New Australian govt aims to bridge infrastructure deficit


* New Australian PM wants to be "Mr Infrastructure"

* Funding reforms to free up huge infrastructure backlog

* Foreign pension funds and construction firms circling

By Jane Wardell

SYDNEY, Oct 2 (Reuters) - Australian Prime Minister TonyAbbott's ambition to be known as "Mr Infrastructure" is raisingexpectations of financing reform to open up tens of billions ofdollars in construction contracts and pension fund investmentopportunities.

Abbott is targeting infrastructure to counter a hit toeconomic growth from Australia's fading mining investment boom,boosting earnings prospects for construction companies includingLeighton Holdings Ltd, Asciano Ltd, MacmahonHoldings Ltd and Downer EDI Ltd.

Australia is in need of everything from roads and rail toports and utilities to cope with expected demand over the nextfour decades, when the country's population of almost 23 millionis projected to double and Asian demand for its goods andservices is forecast to soar.

Industry estimates of the infrastructure deficit range ashigh as A$700 billion ($655.10 billion), or as much as 50percent of GDP, even though significant development has alreadytaken place over the past decade as the country enjoyed aonce-in-a-century mining boom.

A rapidly growing domestic pension pot of A$1.6 trillioncould fund that deficit almost twice over, while leadingoffshore funds including Canada's CPPIB are also keen to invest.But financing so far has been stymied by the structure of thedeals - which leaves funds exposed to early construction risk -and the lack of a deep, liquid domestic corporate bond market.

The bottlenecks are hampering investment in non-miningsectors such as housing - a key driver of growth - where shortsupply and record low interest rates are fueling fears of aproperty price bubble.

Construction and pension industry insiders hope some of theobstacles will be overcome following the election last month ofAbbott's conservative Coalition government, which has pledged tospend 26 percent, or A$4.6 billion, more than the previous Laborgovernment on infrastructure in its first year in office.

"The Coalition's election and its commitments are broadlypositive for infrastructure," said Guy Templeton, Australiacountry manager for London-listed global construction firmBalfour Beatty Plc. "The onus needs to be on projectstructures and the way they pass the investment thresholds ofthe super funds."

The chief reform under consideration is the issuance of newtypes of "infrastructure bonds" to entice domestic andinternational pension, or superannuation, funds. Thegovernment-backed, long-dated bonds would be issued via anindependent authority at discounted rates.

This would provide investors with an alternative toAustralia's A$360 billion corporate bond market, which isessentially an investment-grade market dominated by financialborrowers. The average size of an offer in Australia is A$500million with a three- to five-year maturity - not ideal forlong-term infrastructure projects.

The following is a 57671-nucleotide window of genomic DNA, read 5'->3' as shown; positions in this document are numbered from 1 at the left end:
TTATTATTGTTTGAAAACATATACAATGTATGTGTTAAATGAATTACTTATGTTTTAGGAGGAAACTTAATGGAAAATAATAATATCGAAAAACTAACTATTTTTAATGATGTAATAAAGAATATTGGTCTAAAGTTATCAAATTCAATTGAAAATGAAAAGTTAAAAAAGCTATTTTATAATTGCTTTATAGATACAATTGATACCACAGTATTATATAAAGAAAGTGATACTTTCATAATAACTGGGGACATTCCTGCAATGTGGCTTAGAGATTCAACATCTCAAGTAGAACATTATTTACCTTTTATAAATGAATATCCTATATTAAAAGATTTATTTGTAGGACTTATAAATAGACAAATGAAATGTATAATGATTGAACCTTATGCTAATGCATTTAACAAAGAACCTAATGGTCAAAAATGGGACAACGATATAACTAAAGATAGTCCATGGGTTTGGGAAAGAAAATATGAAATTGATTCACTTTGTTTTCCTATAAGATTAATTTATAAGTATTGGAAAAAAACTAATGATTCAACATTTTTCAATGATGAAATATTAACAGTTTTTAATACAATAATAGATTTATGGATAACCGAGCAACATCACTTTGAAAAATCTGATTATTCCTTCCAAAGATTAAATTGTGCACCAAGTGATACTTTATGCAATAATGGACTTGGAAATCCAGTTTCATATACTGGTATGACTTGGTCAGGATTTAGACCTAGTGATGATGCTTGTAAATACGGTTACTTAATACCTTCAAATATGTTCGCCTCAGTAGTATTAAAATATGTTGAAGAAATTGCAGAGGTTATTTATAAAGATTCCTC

A report released in June by government-backedInfrastructure Australia, which is charged with oversight of thesector, identified red tape and multiple layers of government asbeing among the other significant impediments to infrastructureprojects.

It cited research showing resource projects cost about 40percent more in Australia than in the United States, and notedthat a single liquefied natural gas project potentially required390 regulatory approvals before it could proceed.

Abbott has promised to give Infrastructure Australia moreclout and independence as a coordinating body. He's alsoproposed a financing advisory arm to work with state treasuriesand the private sector to develop business cases for importantprojects.

Another change Abbott has flagged is policy reform. He hastoned down his hawkish rhetoric in opposition about the need torapidly return the federal budget to surplus, giving thegovernment leeway to fund greenfields projects, potentiallyunder public-private partnerships.

"The thing to do is to actually extend the fiscalconsolidation and bring on a lot of infrastructure spending,financed by long-term bonds that foreigners are willing to throwmoney at us for, and use that to actually manage the demand-sideof the economy," argued Warwick McKibbin, an economist andformer Reserve Bank of Australia board member.


Abbott has vowed to splurge A$11 billion on highways aroundthe vast island continent almost the size of Brazil.

But the sector is notorious for high-profile failures due toinflated estimates of toll earnings. The latest came last monthwhen the owners of Sydney's Cross City Tunnel - Royal Bank ofScotland Plc, EISER Infrastructure and LeightonContractors - placed the business into voluntaryadministration for the second time.

Analysts say public-private partnerships would avoid suchpitfalls, pointing to the strong example of the New South Walesstate government's April auction of long-term leases worth A$5.1billion to operate two major ports.

Under the deal, around five million Australians own a sharein the facilities via a consortium including Industry FundsManagement (IFM), pension fund AustralianSuper and TawreedInvestments Ltd, a wholly owned subsidiary of the Abu DhabiInvestment Authority.

The government, meanwhile, has recycled the proceeds toinvest in a new toll road.

Among the foreign investors circling Australianinfrastructure opportunities, Spain's Acciona Group expects to bid on around A$7 billion of projects including tollroads in Melbourne and Sydney by the end of the year.

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